Citizenship bid fails after border blunder

George Mills
George Mills - [email protected] • 21 Feb, 2014 Updated Fri 21 Feb 2014 15:45 CEST
Citizenship bid fails after border blunder

A 31-year-old Moroccan man has been denied Spanish citizenship for a third time after he told Spain's High Court that the southern province of Almeria was a separate country.


The man who has been living in Spain since 1996 had hoped the National Court would overturn earlier decisions made against him.

But his appeal was quashed after he told a residing judge that Spain bordered the countries of "Almeria and Jonquera", a Catalan municipality near the French border.

In its ruling, that court argued that while the Moroccan could express himself "correctly" in Spanish, he couldn't understand the questions asked of him and "lacked basic knowledge about Spain's political reality".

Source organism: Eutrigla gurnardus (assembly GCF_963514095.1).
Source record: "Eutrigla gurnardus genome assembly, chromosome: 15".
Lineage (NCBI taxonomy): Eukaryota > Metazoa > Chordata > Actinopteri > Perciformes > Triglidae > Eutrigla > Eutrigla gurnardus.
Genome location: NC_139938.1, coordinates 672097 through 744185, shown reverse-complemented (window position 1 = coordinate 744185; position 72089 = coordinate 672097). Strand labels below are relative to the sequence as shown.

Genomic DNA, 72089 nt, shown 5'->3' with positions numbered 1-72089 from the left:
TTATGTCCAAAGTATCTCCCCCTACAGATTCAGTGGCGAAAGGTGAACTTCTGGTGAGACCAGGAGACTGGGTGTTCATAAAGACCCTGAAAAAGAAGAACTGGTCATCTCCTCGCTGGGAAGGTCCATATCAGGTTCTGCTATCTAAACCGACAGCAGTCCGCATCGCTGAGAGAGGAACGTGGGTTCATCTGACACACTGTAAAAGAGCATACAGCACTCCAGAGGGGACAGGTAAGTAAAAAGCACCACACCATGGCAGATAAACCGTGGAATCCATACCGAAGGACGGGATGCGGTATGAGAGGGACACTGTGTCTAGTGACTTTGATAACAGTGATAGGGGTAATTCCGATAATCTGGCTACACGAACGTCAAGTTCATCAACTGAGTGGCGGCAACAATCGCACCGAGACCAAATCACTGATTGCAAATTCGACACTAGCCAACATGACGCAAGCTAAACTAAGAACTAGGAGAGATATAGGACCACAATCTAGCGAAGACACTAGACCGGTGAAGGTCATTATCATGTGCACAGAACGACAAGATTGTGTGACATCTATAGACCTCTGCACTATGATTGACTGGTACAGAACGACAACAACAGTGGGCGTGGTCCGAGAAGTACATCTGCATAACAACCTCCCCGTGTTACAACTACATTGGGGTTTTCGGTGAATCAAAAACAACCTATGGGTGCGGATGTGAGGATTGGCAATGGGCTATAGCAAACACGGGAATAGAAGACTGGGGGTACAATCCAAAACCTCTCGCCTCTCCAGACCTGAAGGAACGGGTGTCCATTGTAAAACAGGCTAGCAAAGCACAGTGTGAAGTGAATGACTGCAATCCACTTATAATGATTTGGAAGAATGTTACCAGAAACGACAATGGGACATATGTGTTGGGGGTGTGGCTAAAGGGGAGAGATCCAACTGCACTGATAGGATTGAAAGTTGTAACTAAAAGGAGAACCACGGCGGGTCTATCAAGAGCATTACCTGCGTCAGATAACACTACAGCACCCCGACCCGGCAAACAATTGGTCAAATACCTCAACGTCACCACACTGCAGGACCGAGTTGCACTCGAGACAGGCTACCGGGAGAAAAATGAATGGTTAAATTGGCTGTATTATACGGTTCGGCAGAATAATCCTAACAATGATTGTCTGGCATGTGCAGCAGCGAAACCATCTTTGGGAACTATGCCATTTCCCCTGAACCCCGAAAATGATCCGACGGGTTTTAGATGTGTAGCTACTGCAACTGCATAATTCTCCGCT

He "didn't know what the Constitution was" or "what elections were for" and didn't know about tax returns or social security, the court added.

This made it impossible to grant Spanish citizenship to the man who is married with two children, judges said in their ruling.

The man, a resident of Catalonia, had previously seen citizenship bids fail in 2009 and 2012, El Público reported.

Under Spanish law, when people apply for citizenship in Spain, they must answer a series of questions demonstrating they have integrated into Spanish society.

The interview takes about ten minutes and involves 30 questions.  Applicants are expected to get a score of 27 or above.

In 2013, a Senegalese man was denied citizenship after it emerged he didn't know the name of the wife of Spanish Prime Minister Mariano Rajoy. 

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